DOD 315 ‘ the writing in the sand will go on, ‘just when it looks as if it is all over’. ‘A Shooting Script’ belongs in a clutter of poems towards the end of The Haw Lantern, all of them about the doubleness of Irish experience at any moment: on the one hand there is the sensation ( ) that Ireland is ‘dwindling’… on the other hand there is the constant possibility of renewal … I don’t believe that faith in Irish as a language and a value is misplaced; the evidence suggests that it now inheres in the cultural imagination of anglophone Ireland as a vital element. The TV slogan about it may sound trite, but it does express a common enough attitude: it’s ‘part of what we are’. This isn’t to say that the demographics are about to change in its favour; but a line will be held, I am sure, and there will continue to be a small, small Irish-speaking population.
- native speakers: Irish speakers;
- tread: appear on a film set;
- lens: light/picture gathering device on a camera;
- mix; place side by side then blend;
- pan: swing vertically or horizontally to create a panoramic effect:
- fade: darken to the point of disappearance;
- freeze: stop on a particular frame and halt movement;
- fuschia: vivid purplish red;
- voice-over: spoken lines in a film without focus on the speaker;
- translation: conversion from one language to another;
- job: paid employment;
- rates: standard price;
- milestones in the horse-drawn era were often metal plates set in concrete frames;
- RM Ballantyne (1825-94): Scottish author of juvenile fiction, notably ‘Coral Island’; water colourist;
- close-up: image taken at close range that makes the subject larger;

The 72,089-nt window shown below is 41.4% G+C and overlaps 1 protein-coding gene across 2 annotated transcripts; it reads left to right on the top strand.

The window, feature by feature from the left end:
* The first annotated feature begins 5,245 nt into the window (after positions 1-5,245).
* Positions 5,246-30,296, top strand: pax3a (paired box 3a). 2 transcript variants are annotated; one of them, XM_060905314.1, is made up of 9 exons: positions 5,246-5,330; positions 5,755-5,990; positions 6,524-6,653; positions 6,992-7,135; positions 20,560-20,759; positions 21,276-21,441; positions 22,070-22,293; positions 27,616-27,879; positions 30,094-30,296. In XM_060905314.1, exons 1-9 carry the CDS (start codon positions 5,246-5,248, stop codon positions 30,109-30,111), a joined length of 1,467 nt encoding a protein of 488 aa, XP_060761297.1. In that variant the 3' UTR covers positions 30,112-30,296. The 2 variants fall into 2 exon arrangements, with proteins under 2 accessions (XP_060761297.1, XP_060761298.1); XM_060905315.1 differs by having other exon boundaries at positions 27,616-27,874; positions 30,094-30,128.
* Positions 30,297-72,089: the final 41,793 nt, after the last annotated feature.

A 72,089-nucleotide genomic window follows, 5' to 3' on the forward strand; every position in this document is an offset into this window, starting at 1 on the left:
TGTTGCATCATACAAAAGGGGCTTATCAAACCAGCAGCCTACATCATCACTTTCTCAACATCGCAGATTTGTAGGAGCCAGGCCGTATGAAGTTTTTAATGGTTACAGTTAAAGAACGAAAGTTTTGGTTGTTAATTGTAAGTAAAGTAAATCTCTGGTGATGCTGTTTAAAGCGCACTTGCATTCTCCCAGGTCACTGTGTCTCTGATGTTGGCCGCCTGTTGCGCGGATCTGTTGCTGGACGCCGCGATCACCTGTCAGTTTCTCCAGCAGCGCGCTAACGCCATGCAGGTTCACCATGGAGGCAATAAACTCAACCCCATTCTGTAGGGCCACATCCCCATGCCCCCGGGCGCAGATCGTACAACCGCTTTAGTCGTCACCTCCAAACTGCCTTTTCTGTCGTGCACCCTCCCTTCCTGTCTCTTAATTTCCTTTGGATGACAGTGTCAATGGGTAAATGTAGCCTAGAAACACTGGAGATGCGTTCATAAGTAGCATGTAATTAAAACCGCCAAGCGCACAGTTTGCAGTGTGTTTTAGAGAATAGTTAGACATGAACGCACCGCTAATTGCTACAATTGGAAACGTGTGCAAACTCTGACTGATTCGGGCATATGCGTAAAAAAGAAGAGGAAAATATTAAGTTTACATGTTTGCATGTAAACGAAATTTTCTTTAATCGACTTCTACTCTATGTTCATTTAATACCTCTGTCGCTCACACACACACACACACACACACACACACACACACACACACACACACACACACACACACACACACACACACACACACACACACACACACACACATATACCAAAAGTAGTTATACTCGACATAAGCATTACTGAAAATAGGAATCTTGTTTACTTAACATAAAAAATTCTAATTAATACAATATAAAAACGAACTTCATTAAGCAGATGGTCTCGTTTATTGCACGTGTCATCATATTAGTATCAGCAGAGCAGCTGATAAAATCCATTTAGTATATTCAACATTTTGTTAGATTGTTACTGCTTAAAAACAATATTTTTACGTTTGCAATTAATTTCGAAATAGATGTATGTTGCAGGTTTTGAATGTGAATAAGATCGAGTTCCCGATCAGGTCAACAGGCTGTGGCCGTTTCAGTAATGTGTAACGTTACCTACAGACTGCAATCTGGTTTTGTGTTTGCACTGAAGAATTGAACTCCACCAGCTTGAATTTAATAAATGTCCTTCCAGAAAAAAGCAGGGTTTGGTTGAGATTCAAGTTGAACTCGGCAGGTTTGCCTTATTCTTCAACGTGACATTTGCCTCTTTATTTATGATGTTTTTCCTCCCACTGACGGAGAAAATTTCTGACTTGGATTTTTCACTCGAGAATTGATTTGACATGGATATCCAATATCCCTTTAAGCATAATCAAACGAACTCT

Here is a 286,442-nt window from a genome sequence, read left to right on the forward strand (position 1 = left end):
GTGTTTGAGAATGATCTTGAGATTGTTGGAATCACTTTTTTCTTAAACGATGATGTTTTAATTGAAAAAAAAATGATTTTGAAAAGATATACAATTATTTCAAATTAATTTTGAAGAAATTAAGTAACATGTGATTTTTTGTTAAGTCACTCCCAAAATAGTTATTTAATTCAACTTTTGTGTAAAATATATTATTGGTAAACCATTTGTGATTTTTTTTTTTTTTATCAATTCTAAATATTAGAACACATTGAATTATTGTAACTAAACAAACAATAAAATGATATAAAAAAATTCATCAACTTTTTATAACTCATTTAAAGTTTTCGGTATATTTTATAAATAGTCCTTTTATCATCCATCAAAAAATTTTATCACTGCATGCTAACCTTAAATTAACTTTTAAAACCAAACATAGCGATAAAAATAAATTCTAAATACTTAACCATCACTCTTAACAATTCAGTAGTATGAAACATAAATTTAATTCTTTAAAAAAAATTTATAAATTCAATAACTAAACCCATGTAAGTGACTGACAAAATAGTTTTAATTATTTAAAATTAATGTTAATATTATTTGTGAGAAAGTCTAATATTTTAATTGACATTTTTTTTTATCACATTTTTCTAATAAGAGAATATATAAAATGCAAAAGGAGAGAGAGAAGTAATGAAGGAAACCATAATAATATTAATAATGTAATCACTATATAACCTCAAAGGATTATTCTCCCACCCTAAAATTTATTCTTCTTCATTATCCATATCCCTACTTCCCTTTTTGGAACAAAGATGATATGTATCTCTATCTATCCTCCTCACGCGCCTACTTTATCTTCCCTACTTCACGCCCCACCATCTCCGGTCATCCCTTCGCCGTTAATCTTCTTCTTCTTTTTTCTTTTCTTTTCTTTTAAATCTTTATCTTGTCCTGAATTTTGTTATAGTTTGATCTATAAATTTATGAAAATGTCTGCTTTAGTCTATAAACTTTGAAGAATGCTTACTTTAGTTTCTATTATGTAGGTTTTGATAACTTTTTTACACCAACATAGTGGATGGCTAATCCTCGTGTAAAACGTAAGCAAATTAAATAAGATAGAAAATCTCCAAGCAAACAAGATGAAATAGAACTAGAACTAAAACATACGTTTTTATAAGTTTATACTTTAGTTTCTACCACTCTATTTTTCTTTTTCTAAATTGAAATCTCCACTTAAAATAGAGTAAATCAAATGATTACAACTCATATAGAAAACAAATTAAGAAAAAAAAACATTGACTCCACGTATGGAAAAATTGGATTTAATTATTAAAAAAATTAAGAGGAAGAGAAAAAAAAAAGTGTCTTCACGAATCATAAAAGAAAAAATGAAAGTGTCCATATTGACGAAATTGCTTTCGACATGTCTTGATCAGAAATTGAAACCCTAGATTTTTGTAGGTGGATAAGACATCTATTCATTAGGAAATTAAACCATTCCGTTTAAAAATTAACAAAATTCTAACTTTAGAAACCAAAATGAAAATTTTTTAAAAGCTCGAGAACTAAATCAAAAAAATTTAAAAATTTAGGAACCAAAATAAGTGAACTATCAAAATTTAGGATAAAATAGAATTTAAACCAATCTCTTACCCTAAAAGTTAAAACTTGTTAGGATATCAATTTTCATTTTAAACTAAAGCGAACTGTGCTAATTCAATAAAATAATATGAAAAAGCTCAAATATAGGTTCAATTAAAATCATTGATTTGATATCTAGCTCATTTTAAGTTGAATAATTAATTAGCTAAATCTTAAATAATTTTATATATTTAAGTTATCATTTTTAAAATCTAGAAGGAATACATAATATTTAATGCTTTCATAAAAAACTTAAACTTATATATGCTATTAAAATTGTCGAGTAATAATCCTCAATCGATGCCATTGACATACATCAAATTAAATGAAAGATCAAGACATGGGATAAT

- cat’s eye: reflective stud e.g. in a road for night driving;
- soutane: Catholic full length cassock;
- biretta: standard 3 cornered Catholic headgear;
- Roman collar: item of priest’s dress; white strip tied at the back, visible beneath a shirt collar to the front;
- Adam’s apple: neck bulge of the front laryngeal area of the neck often prominent in males and not typical of females;
- credits: list displayed at the end of TV programme identifying the contributors;
- track: follow, trail;
- strand: beach;
- 5 quartets in 8 sentences; very variable line length 9-14 syllables; enjambment in final verse;
- occasional rhyme on even lines but no scheme;
- the screenplay provides considerable technical instruction for the film-maker;
- anonymously Ireland old and new;
- assonant effects:[ei] they…away…cape…fade…wave…breaks; [ɒ] from whatever…shot…what…teachers on… follows…long…shots of a long; [i:] been…be…teachers…teen…sequence…teenth…freeze; [e] ever…never… treading…twenties…pedalling…end…lens…getting…getting…Biretta… credits; [ai]riding…might…bicycle…Irishes…like nineteenth… Ballantyne… eye…writing…writing;[u]saluting…future…fuchsia; [əʊ] follows… over…milestones…close-up…Roman; [ʌ] occurrence…shots of a long; [æ]language…a…pan…cat’s…soutane…Adam’s…blank…strand… sand;
- alliterative chains: front of mouth [l] [w][h]; reprises of alveolar [t/d], bilabial [p/b], velar [k/g] nasals [m/n], sibilants [s/z/sh], labio-dental [f/v];
- Heaney is a meticulous craftsman using combinations of vowel and consonant to form a poem that is something to be listened to.
- the music of the poem: twelve assonant strands are woven into the text; Heaney places them grouped within specific areas to create internal rhymes , or reprises them at intervals or threads them through the text;
- syllables without highlight are largely the unstressed sound as in common, little [ə]
- alliterative effects allow pulses or beats, soothings or hissings or frictions of consonant sound to modify the assonant melodies; this is sonic engineering of the first order;
- a full breakdown of consonant sounds and where in the mouth they are formed is to be found in the Afterthoughts section;